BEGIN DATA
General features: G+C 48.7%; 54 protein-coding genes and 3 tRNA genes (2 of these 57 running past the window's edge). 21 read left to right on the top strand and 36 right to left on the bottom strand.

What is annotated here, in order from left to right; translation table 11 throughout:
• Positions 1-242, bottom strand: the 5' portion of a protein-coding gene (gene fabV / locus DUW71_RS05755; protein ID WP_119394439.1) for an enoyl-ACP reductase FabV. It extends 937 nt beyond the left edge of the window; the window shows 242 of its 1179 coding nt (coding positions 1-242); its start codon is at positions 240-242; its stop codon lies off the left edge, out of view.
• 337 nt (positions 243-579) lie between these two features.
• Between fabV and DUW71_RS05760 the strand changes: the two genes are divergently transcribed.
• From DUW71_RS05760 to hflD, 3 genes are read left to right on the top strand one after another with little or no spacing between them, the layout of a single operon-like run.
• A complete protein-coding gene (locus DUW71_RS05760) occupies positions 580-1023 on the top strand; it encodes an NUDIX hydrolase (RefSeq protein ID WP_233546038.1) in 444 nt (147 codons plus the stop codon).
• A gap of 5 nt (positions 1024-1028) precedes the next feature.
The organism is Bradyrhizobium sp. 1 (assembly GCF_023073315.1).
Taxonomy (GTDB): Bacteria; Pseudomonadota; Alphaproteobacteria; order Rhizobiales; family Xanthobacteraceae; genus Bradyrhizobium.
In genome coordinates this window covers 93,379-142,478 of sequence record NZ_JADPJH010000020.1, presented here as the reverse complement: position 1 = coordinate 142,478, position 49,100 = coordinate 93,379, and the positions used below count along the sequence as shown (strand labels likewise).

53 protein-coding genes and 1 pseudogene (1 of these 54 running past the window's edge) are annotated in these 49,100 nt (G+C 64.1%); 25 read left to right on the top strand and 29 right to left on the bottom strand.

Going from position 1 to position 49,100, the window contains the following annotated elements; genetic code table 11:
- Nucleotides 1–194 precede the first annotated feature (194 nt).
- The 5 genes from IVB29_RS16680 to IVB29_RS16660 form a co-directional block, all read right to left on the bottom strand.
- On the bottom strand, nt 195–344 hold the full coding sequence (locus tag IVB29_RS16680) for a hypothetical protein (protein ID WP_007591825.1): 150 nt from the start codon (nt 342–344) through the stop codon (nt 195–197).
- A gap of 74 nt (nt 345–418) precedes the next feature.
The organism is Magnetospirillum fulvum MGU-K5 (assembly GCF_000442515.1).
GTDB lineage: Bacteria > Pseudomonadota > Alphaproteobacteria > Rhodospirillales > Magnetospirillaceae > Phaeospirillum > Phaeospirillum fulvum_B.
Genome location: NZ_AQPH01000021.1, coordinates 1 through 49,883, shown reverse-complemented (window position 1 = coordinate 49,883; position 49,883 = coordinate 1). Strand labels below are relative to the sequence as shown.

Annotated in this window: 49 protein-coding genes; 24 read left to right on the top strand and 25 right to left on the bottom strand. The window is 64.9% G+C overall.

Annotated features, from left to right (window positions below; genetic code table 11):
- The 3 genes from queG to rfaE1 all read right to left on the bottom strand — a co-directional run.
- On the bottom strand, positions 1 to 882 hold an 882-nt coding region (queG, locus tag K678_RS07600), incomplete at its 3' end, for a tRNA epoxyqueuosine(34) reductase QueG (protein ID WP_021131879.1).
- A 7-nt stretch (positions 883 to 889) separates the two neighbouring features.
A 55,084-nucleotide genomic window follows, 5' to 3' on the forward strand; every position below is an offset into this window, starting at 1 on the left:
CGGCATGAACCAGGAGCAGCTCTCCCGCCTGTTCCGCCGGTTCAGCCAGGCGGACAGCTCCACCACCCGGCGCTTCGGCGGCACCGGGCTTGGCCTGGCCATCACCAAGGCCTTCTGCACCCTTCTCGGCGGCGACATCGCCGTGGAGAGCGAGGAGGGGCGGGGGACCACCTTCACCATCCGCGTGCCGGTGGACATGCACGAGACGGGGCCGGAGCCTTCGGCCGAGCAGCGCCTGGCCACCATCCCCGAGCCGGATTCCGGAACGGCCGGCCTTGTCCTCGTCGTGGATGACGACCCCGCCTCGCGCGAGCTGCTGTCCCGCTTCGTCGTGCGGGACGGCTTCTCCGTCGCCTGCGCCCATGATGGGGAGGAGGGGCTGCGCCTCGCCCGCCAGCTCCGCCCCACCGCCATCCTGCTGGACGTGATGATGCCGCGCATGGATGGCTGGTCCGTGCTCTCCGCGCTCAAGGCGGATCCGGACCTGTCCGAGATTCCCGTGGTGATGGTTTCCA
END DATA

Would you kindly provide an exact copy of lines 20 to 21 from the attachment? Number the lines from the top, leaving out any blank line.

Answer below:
Genome location: NZ_AQPH01000021.1, coordinates 1 through 49,883, shown reverse-complemented (window position 1 = coordinate 49,883; position 49,883 = coordinate 1). Strand labels below are relative to the sequence as shown.

Annotated in this window: 49 protein-coding genes; 24 read left to right on the top strand and 25 right to left on the bottom strand. The window is 64.9% G+C overall.